We got home this morning after spending most of our week’s vacation at the family cottage. Five days of perfect late-summer weather, with the lake at peak warmth. My parents joined us for a couple of days, and there were lots of card games, good food and reminiscing around a bonfire in the evenings.
When I think of my childhood, one of the things I’m most thankful for is that my parents took the time to pass on their love of the outdoors. For the first seven years of my life we lived in downtown Montreal, but every summer weekend found us camping in upstate New York. My father and I dug for worms in the yard of our apartment building. I learned to fish and climb trees, to pick wild strawberries, to recognize bird calls. I stored away a lot of precious memories, then and later when we moved back to the Maritimes. Vacations were always spent camping or at a rented cottage. Eventually, when Dad retired, he fulfilled a dream and built a cottage with his brother. It was a dream come true for all of us.
“The camp” is thirty years old now. Every visit, from construction to the present, is recorded in a log book. Bridge scores, meals, water temperatures, bug reports. “Gerald (my uncle) dislikes blackflies.” This on a construction trip in late May, when all present were being eaten alive, and no doubt cursing a blue streak about it. Those entries, trivial and not so trivial, make great reading material in quiet hours.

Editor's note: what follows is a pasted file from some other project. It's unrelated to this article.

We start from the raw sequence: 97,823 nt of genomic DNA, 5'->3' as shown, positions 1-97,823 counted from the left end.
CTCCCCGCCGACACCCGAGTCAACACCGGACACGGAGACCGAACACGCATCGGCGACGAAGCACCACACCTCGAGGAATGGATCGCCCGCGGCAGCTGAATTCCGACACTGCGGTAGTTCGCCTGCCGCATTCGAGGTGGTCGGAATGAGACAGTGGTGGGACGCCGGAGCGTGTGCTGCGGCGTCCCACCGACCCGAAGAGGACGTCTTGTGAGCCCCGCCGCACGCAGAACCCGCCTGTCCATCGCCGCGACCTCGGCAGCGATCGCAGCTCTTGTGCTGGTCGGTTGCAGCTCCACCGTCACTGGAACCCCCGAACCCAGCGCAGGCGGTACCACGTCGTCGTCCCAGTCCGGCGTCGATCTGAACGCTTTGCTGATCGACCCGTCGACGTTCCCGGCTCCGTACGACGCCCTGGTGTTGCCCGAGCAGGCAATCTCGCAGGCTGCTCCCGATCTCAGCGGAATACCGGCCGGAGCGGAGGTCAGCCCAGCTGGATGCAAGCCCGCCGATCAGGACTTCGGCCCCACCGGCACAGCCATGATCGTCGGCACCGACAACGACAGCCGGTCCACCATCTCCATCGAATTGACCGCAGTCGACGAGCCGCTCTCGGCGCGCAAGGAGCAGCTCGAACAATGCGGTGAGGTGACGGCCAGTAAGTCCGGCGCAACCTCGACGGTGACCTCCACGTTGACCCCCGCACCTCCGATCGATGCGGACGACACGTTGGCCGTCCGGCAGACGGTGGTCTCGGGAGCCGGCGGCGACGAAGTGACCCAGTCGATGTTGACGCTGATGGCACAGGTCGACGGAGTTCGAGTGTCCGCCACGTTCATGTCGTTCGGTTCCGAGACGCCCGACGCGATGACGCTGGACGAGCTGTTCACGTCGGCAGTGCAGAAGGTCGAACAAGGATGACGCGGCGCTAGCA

The place is on Crown land, several kilometres back in the woods, on a small lake. It’s the only building in the area. Sitting by the water, I feel like Thoreau at Walden Pond. Especially on a morning like this, when the setting moon is reflected in the glassy surface and a pearly mist blankets the shore.
Inside, the cottage is homey and comfortable. We used to have a wood cooking range as well as a woodstove for heat. The best Christmas dinner I ever ate was cooked with that old Enterprise, but as my parents age they have, understandably, less enthusiasm for the work involved with a wood range. We now have propane.
Outside, the deck offers a fine view down through the woods to the lake. We feed the birds. which of course draws squirrels and chipmunks, much to the delight of Miss Echo, who will sit by the door for hours watching them come and go. But for the Dynamic Duo, the lake is the thing.
As the years go by, every hour I spend with my family grows more precious. But here, when I sit by the shore and look a tiny, perfect newborn maple, with two flaming red leaves – and then up at its century-old parent – time takes on a different meaning. Or perhaps it loses its meaning. And that is what we really come here for.